So, you’ve been playing Texas Hold’em poker to unwind for a while after conducting a tough PowerPoint presentation at work and well you’re getting a feel for the way the game works.
You’ve won a few poker games, and you’re feeling pleased with yourself. Then guess what? A buddy suggests you join him in a game of Pot-Limit Omaha (PLO). What can go wrong? Poker is poker, isn’t it? Be very careful. The basics of building a winning hand are very similar, but the pre-flop situation requires some very different skills.
Firstly, let’s look at how the two versions of what essentially the same game differs, and then we’ll discuss where you might come adrift. There is a lot of money to be lost with PLO. On the other hand, get it right and you could be going home with a pocket full of cash. It might be pot-limited, but the stakes are usually twice as high.
Like Texas Hold’em, PLO is a community card poker game where each player is dealt cards, and five cards are placed in the middle that can be used by all to construct their winning hand. The major difference with PLO, however, is that each player is dealt four cards instead of two cards pre-flop. They then have to make his or her best hand using exactly two of these initial cards and three from of the five community cards. Therein lies the problem.
The pre-flop situation in PLO is where new players to this version can more often than not come a cropper, and there is a number of reasons why.
New players to poker are always advised to play a tight and aggressive style. Take no chances. With Hold’em, this means that it is easier to decide your two-hole cards. In Hold’em there are ‘only’ 169 different card permutations, so if you only stick to playing the top ten of these (for which there are 16 different options), then you are likely to fold nine out of 10 hands. That’s liveable with but take it easy and play safe until you know your opponents.
In PLO, where you get dealt four holes cards, there are 16,432 permutations of which only 30 (0.5%) are deemed premium hands. Who wants to play only one in every two hundred hands? Who’s going to sit out a whole evening without playing a hand? Not many of us. So, what are common errors of the new PLO player?
- Choosing when to play a hand
The hand probably won’t be as good as it looks and you’ll likely play it when you shouldn’t. Low suited rows, even if double suited, are weak hands in Omaha. Omaha is a nut game and the strongest hand will invariably win.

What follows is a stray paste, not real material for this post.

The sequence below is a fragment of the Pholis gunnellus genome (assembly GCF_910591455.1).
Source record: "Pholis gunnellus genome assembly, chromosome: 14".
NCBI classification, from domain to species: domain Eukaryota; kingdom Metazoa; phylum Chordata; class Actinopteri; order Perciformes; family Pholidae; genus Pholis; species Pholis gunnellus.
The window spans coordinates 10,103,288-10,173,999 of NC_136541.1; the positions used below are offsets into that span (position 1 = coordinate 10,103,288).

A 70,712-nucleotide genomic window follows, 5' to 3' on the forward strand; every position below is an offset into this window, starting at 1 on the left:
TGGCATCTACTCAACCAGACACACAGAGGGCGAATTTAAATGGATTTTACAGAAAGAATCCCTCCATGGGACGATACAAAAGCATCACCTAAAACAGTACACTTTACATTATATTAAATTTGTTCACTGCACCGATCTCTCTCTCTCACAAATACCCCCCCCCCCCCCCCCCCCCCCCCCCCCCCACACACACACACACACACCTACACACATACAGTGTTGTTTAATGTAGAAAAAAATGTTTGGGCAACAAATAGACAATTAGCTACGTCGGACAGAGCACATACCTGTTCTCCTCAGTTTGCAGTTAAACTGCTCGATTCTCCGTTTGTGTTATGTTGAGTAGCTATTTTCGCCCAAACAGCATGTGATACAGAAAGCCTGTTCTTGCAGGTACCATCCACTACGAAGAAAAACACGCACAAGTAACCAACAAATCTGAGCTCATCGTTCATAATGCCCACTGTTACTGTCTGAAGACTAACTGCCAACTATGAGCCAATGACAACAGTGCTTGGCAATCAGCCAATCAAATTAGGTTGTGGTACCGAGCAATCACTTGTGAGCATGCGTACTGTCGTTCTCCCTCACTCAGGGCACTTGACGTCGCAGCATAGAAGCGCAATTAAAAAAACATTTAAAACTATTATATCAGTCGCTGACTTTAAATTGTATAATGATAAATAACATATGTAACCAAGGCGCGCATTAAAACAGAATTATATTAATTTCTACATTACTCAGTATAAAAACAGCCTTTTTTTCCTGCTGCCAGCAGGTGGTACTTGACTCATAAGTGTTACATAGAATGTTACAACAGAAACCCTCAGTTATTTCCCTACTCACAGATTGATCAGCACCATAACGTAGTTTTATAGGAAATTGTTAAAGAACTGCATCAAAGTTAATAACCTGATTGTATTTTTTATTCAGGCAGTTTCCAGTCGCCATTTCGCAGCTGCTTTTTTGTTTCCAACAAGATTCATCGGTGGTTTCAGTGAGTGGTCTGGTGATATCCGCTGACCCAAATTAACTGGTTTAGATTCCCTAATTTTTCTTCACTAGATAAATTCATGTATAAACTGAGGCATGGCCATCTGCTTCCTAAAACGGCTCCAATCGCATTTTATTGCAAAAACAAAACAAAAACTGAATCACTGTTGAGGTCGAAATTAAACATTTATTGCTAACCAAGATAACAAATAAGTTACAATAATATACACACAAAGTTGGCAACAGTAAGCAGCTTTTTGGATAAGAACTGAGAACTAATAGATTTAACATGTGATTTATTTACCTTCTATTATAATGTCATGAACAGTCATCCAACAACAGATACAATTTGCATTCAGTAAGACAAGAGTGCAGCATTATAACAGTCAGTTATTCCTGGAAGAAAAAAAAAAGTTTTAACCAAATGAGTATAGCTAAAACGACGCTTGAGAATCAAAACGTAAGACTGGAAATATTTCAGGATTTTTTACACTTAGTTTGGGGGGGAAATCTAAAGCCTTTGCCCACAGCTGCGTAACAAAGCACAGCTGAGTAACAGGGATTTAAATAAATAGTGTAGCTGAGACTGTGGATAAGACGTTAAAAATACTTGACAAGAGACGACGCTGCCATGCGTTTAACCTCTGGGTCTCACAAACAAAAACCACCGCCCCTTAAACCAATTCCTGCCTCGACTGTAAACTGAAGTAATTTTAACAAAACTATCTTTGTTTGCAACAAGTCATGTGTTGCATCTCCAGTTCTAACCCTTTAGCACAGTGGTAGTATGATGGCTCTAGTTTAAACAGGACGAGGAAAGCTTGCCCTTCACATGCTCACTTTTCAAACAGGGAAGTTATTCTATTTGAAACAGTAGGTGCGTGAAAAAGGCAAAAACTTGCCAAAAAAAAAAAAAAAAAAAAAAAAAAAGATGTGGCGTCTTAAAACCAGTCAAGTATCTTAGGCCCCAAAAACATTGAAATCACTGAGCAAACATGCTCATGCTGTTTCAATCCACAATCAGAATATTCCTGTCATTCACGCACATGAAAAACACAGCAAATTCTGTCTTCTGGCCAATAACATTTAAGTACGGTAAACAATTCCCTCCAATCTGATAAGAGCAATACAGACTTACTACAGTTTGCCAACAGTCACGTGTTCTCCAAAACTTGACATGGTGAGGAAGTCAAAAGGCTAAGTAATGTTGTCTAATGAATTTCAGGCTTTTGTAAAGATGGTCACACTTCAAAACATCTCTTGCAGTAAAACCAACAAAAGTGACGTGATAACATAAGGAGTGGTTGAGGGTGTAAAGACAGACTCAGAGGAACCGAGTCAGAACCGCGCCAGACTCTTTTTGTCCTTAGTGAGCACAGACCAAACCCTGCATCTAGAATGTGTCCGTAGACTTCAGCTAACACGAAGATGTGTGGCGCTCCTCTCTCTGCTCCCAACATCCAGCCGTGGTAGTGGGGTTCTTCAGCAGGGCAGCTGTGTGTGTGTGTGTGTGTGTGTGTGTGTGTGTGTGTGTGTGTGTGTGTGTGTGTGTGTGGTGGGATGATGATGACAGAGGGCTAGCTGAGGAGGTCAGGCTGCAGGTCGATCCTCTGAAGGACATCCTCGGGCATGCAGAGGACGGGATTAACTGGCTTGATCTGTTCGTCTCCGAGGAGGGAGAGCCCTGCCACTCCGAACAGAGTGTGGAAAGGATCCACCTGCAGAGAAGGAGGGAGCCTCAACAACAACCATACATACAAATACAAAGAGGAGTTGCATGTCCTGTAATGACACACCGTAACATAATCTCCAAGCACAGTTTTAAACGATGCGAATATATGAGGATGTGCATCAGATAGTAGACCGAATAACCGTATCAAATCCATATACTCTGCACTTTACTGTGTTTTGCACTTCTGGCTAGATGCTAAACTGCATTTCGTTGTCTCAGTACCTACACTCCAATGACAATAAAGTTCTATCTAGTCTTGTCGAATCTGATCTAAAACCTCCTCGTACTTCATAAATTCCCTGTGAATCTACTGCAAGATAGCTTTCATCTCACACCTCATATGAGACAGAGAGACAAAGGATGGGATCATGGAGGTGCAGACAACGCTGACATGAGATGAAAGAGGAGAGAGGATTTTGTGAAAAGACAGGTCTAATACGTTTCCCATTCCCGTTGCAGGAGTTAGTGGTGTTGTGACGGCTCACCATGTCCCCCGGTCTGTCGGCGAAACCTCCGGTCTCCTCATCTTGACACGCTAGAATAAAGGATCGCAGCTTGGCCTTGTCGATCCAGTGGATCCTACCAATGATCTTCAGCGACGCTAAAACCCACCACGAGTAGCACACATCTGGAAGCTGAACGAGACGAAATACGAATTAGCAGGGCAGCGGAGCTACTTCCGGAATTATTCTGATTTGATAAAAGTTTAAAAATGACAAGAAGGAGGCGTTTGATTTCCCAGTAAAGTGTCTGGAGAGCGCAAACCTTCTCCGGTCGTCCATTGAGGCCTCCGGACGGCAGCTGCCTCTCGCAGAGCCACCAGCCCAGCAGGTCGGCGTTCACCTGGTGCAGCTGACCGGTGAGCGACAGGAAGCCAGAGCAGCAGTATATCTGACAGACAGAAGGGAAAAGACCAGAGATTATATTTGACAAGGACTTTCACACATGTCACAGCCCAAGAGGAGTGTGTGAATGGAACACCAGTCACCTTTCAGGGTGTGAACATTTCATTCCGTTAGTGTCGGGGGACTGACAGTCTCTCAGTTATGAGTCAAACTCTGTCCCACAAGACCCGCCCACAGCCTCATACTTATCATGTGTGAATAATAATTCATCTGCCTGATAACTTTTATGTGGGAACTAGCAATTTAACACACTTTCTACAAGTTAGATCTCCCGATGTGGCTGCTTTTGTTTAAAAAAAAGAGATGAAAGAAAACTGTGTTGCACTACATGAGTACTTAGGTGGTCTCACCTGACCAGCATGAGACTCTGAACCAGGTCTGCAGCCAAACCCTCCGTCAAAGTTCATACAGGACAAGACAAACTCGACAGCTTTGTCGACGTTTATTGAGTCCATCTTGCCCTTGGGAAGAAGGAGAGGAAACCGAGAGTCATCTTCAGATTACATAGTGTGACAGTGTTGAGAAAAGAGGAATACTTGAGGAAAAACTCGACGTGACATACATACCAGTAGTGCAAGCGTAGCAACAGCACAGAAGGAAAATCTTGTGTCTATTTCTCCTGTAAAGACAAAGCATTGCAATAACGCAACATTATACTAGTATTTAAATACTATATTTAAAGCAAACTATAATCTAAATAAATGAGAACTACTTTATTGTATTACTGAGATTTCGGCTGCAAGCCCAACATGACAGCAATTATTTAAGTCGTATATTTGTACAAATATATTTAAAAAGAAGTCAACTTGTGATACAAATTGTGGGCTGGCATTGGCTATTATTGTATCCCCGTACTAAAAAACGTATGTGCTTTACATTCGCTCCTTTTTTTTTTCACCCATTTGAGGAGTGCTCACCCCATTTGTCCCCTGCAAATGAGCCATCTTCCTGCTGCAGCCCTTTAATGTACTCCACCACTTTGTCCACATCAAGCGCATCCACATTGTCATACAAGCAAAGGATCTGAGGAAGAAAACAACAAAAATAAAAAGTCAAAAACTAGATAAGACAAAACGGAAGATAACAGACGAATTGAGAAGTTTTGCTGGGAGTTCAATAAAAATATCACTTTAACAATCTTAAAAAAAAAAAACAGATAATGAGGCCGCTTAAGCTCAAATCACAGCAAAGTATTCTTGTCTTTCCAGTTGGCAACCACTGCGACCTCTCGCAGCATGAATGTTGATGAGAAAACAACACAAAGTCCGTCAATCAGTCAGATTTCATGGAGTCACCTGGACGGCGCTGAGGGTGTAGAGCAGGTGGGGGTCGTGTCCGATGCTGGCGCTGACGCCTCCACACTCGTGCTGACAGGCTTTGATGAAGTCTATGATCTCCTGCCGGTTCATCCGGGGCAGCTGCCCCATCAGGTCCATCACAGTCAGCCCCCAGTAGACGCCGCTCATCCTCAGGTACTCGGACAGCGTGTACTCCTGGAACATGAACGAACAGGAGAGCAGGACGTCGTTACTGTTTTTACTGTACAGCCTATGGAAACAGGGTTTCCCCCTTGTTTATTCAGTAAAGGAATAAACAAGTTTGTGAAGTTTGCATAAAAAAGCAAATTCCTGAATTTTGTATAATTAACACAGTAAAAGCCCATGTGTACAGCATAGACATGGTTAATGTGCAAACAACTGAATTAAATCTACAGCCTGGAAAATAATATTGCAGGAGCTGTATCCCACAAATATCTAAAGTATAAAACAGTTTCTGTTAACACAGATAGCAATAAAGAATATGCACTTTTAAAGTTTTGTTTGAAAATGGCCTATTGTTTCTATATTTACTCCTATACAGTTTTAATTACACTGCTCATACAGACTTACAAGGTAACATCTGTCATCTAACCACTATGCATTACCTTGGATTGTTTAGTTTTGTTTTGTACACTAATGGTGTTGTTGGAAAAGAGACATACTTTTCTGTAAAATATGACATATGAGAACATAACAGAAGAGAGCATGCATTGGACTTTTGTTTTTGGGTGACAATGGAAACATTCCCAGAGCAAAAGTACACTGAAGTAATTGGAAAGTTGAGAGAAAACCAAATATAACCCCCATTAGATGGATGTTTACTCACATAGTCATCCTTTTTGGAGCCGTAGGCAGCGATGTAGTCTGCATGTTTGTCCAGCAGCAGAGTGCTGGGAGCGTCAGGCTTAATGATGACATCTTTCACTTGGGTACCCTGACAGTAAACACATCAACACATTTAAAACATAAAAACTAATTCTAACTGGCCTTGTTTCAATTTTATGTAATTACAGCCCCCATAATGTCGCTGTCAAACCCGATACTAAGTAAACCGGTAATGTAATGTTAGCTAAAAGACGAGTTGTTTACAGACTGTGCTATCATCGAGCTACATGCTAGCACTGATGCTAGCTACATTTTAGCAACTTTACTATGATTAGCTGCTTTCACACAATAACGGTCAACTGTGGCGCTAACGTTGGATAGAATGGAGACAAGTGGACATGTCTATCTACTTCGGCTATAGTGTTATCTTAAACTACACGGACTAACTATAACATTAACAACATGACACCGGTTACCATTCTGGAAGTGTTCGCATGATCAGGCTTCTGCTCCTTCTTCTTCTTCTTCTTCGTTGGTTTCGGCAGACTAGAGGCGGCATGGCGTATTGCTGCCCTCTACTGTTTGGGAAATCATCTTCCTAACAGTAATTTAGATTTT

- Beware of the aces.
A pair of good aces in PLO isn’t the same as a pair of aces in Hold’Em games. They can be a strong pre-flop hand, but if they don’t get any better post-flop, the chances are that you won’t win the pot if it is being heavily contested. You might be able to win a hand at Hold’Em with a two pair or even a single pair, but by the time of the river in PLO, these hands are rarely good enough.
- Learn to think differently.
PLO is a different game and like many other productive hobbies such as pottery making it requires a variety of different thought processes and perspectives. Don’t overvalue one-pair and two-pair hands or open-ended straight draws. There is plenty of strategies out there on how to avoid mistakes which could be costly in the long haul.
- The betting structure in PLO is also very different to Texas Hold’em.
In a no-limit Hold’em game, a player can bet any amount up to the size of his or her stack. Pot-Limit means that they only bet the total size of the pot including their call. This means that pots are likely to get bigger than in Hold’em games because it is harder to prove your hand by the size of your bid.
- New players forget to go into the game with a big enough buy-in.
Compared to no-limit Hold’em games, it quite often happens that two players post-flop have hands good enough not to fold. There is no way of second-guessing the other player and so the pot rises. They become effectively 50/50 games because both players can have winnable hands. PLO games are more often than not twice as big as no limit games. Be warned!
- Be prepared to get out when you can.
The belief that you’ll play more flops in a PLO game is misguided because new players end up taking more risks to get there with hands that they should have folded. Treat poor hands the way they deserve.
- Bluffing as a beginner won’t work in PLO.
New players will often say that bluffing is impossible with PLO. This is probably the best advice. Until you have a good read on your opponents or a good idea as of what they think you have, then don’t try it. On the basis that your opponent has four cards in his hands (rather than the two in Texas Hold’em), then it is like trying to bluff two players at the same time.
As with all variations of card games – especially poker – it is the small nuances that can make the difference between winning and losing your stack. With any new variant, take time to learn it carefully and methodically. Practice sessions are so important for success, for example when it comes to F1 practice, drivers spend painstaking amounts of time perfecting their turns and steering in their programmed simulators. So understand the differences and what it is you need to do to avoid falling into the classic pitfalls. Pot-limit Omaha looks and feels like it should be similar to Texas Hold’em – and it is. However, the four-card hole deal change things very significantly. Don’t’ get sucked into believing your hand is a good one!